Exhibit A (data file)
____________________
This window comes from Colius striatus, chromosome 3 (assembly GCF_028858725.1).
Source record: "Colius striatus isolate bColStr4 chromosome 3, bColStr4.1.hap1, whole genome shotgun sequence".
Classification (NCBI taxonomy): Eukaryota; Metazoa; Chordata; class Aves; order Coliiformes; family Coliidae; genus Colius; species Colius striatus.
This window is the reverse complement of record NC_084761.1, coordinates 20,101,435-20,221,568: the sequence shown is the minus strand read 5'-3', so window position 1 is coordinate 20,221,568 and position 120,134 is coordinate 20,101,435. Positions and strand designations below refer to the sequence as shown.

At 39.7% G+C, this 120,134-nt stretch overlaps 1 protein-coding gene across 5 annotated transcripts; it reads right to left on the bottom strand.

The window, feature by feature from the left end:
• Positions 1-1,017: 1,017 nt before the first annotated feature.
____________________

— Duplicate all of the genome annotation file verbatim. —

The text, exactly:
This window comes from Colius striatus, chromosome 3 (assembly GCF_028858725.1).
Source record: "Colius striatus isolate bColStr4 chromosome 3, bColStr4.1.hap1, whole genome shotgun sequence".
Classification (NCBI taxonomy): Eukaryota; Metazoa; Chordata; class Aves; order Coliiformes; family Coliidae; genus Colius; species Colius striatus.
This window is the reverse complement of record NC_084761.1, coordinates 20,101,435-20,221,568: the sequence shown is the minus strand read 5'-3', so window position 1 is coordinate 20,221,568 and position 120,134 is coordinate 20,101,435. Positions and strand designations below refer to the sequence as shown.

At 39.7% G+C, this 120,134-nt stretch overlaps 1 protein-coding gene across 5 annotated transcripts; it reads right to left on the bottom strand.

The window, feature by feature from the left end:
• Positions 1-1,017: 1,017 nt before the first annotated feature.